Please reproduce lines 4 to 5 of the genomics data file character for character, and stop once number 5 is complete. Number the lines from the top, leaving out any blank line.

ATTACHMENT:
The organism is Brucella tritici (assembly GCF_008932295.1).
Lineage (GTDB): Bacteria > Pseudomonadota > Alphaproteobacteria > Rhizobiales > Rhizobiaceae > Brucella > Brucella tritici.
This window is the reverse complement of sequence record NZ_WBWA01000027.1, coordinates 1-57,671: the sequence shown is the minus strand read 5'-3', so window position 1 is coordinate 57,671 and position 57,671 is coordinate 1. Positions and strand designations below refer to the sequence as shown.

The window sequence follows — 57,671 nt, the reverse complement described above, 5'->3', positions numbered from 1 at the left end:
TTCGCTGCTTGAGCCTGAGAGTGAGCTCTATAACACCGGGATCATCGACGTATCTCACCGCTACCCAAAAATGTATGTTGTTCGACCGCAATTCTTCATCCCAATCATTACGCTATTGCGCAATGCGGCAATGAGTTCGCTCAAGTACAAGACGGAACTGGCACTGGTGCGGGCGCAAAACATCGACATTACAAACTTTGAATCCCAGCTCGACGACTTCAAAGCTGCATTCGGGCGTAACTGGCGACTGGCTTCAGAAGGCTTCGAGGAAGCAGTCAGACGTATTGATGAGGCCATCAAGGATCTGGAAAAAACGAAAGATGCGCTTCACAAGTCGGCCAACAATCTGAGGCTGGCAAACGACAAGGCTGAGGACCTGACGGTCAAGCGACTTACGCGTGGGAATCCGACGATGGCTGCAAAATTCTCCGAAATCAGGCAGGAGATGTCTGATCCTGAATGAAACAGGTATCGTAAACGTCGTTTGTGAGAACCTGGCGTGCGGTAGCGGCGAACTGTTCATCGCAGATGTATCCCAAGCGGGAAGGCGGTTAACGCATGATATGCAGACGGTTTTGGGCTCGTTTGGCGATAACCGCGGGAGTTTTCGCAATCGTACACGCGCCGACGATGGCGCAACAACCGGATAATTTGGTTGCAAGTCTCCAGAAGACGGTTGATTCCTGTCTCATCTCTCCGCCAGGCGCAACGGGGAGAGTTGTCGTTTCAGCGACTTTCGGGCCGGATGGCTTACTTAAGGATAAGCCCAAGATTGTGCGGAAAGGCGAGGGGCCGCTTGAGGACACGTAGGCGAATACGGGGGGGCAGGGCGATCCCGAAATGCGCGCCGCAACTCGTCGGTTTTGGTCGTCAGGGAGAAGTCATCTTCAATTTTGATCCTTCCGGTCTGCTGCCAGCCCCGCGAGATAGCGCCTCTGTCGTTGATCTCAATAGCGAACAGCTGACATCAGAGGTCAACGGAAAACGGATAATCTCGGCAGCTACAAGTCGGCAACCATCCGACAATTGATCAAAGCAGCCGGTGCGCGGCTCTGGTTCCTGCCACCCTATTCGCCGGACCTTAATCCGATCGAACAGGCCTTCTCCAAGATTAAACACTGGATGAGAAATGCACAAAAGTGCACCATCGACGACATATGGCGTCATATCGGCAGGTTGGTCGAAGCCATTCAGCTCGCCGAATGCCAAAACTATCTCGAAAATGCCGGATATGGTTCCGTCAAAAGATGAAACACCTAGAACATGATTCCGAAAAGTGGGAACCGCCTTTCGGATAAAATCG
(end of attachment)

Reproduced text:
The window sequence follows — 57,671 nt, the reverse complement described above, 5'->3', positions numbered from 1 at the left end:
TTCGCTGCTTGAGCCTGAGAGTGAGCTCTATAACACCGGGATCATCGACGTATCTCACCGCTACCCAAAAATGTATGTTGTTCGACCGCAATTCTTCATCCCAATCATTACGCTATTGCGCAATGCGGCAATGAGTTCGCTCAAGTACAAGACGGAACTGGCACTGGTGCGGGCGCAAAACATCGACATTACAAACTTTGAATCCCAGCTCGACGACTTCAAAGCTGCATTCGGGCGTAACTGGCGACTGGCTTCAGAAGGCTTCGAGGAAGCAGTCAGACGTATTGATGAGGCCATCAAGGATCTGGAAAAAACGAAAGATGCGCTTCACAAGTCGGCCAACAATCTGAGGCTGGCAAACGACAAGGCTGAGGACCTGACGGTCAAGCGACTTACGCGTGGGAATCCGACGATGGCTGCAAAATTCTCCGAAATCAGGCAGGAGATGTCTGATCCTGAATGAAACAGGTATCGTAAACGTCGTTTGTGAGAACCTGGCGTGCGGTAGCGGCGAACTGTTCATCGCAGATGTATCCCAAGCGGGAAGGCGGTTAACGCATGATATGCAGACGGTTTTGGGCTCGTTTGGCGATAACCGCGGGAGTTTTCGCAATCGTACACGCGCCGACGATGGCGCAACAACCGGATAATTTGGTTGCAAGTCTCCAGAAGACGGTTGATTCCTGTCTCATCTCTCCGCCAGGCGCAACGGGGAGAGTTGTCGTTTCAGCGACTTTCGGGCCGGATGGCTTACTTAAGGATAAGCCCAAGATTGTGCGGAAAGGCGAGGGGCCGCTTGAGGACACGTAGGCGAATACGGGGGGGCAGGGCGATCCCGAAATGCGCGCCGCAACTCGTCGGTTTTGGTCGTCAGGGAGAAGTCATCTTCAATTTTGATCCTTCCGGTCTGCTGCCAGCCCCGCGAGATAGCGCCTCTGTCGTTGATCTCAATAGCGAACAGCTGACATCAGAGGTCAACGGAAAACGGATAATCTCGGCAGCTACAAGTCGGCAACCATCCGACAATTGATCAAAGCAGCCGGTGCGCGGCTCTGGTTCCTGCCACCCTATTCGCCGGACCTTAATCCGATCGAACAGGCCTTCTCCAAGATTAAACACTGGATGAGAAATGCACAAAAGTGCACCATCGACGACATATGGCGTCATATCGGCAGGTTGGTCGAAGCCATTCAGCTCGCCGAATGCCAAAACTATCTCGAAAATGCCGGATATGGTTCCGTCAAAAGATGAAACACCTAGAACATGATTCCGAAAAGTGGGAACCGCCTTTCGGATAAAATCG